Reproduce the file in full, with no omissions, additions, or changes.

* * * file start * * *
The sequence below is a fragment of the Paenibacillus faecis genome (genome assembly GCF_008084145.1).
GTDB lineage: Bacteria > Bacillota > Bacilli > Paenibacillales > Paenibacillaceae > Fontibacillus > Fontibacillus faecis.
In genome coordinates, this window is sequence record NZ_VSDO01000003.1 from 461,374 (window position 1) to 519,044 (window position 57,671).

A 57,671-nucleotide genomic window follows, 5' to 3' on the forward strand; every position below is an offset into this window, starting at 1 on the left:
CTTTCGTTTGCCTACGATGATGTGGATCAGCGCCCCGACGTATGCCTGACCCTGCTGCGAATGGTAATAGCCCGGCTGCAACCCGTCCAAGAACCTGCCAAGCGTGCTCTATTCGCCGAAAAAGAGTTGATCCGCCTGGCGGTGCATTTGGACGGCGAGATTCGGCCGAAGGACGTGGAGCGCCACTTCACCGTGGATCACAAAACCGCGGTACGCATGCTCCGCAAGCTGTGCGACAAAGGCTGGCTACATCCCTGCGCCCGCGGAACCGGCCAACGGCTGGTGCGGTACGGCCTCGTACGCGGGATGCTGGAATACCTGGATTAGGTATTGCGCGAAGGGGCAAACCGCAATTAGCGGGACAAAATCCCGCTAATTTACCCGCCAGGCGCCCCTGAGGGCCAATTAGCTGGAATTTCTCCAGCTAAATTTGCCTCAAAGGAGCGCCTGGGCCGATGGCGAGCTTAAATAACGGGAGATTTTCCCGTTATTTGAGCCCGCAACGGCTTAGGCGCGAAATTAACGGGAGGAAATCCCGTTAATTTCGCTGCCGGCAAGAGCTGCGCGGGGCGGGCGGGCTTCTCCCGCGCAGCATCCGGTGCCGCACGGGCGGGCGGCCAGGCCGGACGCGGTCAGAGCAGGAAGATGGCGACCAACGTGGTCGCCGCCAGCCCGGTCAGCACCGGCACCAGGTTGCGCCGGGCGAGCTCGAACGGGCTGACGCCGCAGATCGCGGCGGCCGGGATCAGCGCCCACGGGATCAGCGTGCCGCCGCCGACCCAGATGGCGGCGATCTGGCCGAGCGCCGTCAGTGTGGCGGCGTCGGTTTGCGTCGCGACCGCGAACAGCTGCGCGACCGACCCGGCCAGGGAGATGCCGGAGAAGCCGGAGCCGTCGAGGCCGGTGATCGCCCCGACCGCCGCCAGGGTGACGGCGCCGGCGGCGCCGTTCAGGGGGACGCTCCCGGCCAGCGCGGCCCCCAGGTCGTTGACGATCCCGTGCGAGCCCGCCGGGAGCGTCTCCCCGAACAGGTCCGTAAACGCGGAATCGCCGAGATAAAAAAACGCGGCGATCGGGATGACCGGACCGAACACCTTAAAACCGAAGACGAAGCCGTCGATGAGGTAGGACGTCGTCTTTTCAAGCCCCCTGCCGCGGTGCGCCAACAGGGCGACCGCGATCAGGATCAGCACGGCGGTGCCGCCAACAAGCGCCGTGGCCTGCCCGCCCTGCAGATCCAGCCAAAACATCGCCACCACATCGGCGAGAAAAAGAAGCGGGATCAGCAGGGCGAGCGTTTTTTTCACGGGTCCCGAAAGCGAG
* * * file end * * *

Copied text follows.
The sequence below is a fragment of the Paenibacillus faecis genome (genome assembly GCF_008084145.1).
GTDB lineage: Bacteria > Bacillota > Bacilli > Paenibacillales > Paenibacillaceae > Fontibacillus > Fontibacillus faecis.
In genome coordinates, this window is sequence record NZ_VSDO01000003.1 from 461,374 (window position 1) to 519,044 (window position 57,671).

A 57,671-nucleotide genomic window follows, 5' to 3' on the forward strand; every position below is an offset into this window, starting at 1 on the left:
CTTTCGTTTGCCTACGATGATGTGGATCAGCGCCCCGACGTATGCCTGACCCTGCTGCGAATGGTAATAGCCCGGCTGCAACCCGTCCAAGAACCTGCCAAGCGTGCTCTATTCGCCGAAAAAGAGTTGATCCGCCTGGCGGTGCATTTGGACGGCGAGATTCGGCCGAAGGACGTGGAGCGCCACTTCACCGTGGATCACAAAACCGCGGTACGCATGCTCCGCAAGCTGTGCGACAAAGGCTGGCTACATCCCTGCGCCCGCGGAACCGGCCAACGGCTGGTGCGGTACGGCCTCGTACGCGGGATGCTGGAATACCTGGATTAGGTATTGCGCGAAGGGGCAAACCGCAATTAGCGGGACAAAATCCCGCTAATTTACCCGCCAGGCGCCCCTGAGGGCCAATTAGCTGGAATTTCTCCAGCTAAATTTGCCTCAAAGGAGCGCCTGGGCCGATGGCGAGCTTAAATAACGGGAGATTTTCCCGTTATTTGAGCCCGCAACGGCTTAGGCGCGAAATTAACGGGAGGAAATCCCGTTAATTTCGCTGCCGGCAAGAGCTGCGCGGGGCGGGCGGGCTTCTCCCGCGCAGCATCCGGTGCCGCACGGGCGGGCGGCCAGGCCGGACGCGGTCAGAGCAGGAAGATGGCGACCAACGTGGTCGCCGCCAGCCCGGTCAGCACCGGCACCAGGTTGCGCCGGGCGAGCTCGAACGGGCTGACGCCGCAGATCGCGGCGGCCGGGATCAGCGCCCACGGGATCAGCGTGCCGCCGCCGACCCAGATGGCGGCGATCTGGCCGAGCGCCGTCAGTGTGGCGGCGTCGGTTTGCGTCGCGACCGCGAACAGCTGCGCGACCGACCCGGCCAGGGAGATGCCGGAGAAGCCGGAGCCGTCGAGGCCGGTGATCGCCCCGACCGCCGCCAGGGTGACGGCGCCGGCGGCGCCGTTCAGGGGGACGCTCCCGGCCAGCGCGGCCCCCAGGTCGTTGACGATCCCGTGCGAGCCCGCCGGGAGCGTCTCCCCGAACAGGTCCGTAAACGCGGAATCGCCGAGATAAAAAAACGCGGCGATCGGGATGACCGGACCGAACACCTTAAAACCGAAGACGAAGCCGTCGATGAGGTAGGACGTCGTCTTTTCAAGCCCCCTGCCGCGGTGCGCCAACAGGGCGACCGCGATCAGGATCAGCACGGCGGTGCCGCCAACAAGCGCCGTGGCCTGCCCGCCCTGCAGATCCAGCCAAAACATCGCCACCACATCGGCGAGAAAAAGAAGCGGGATCAGCAGGGCGAGCGTTTTTTTCACGGGTCCCGAAAGCGAG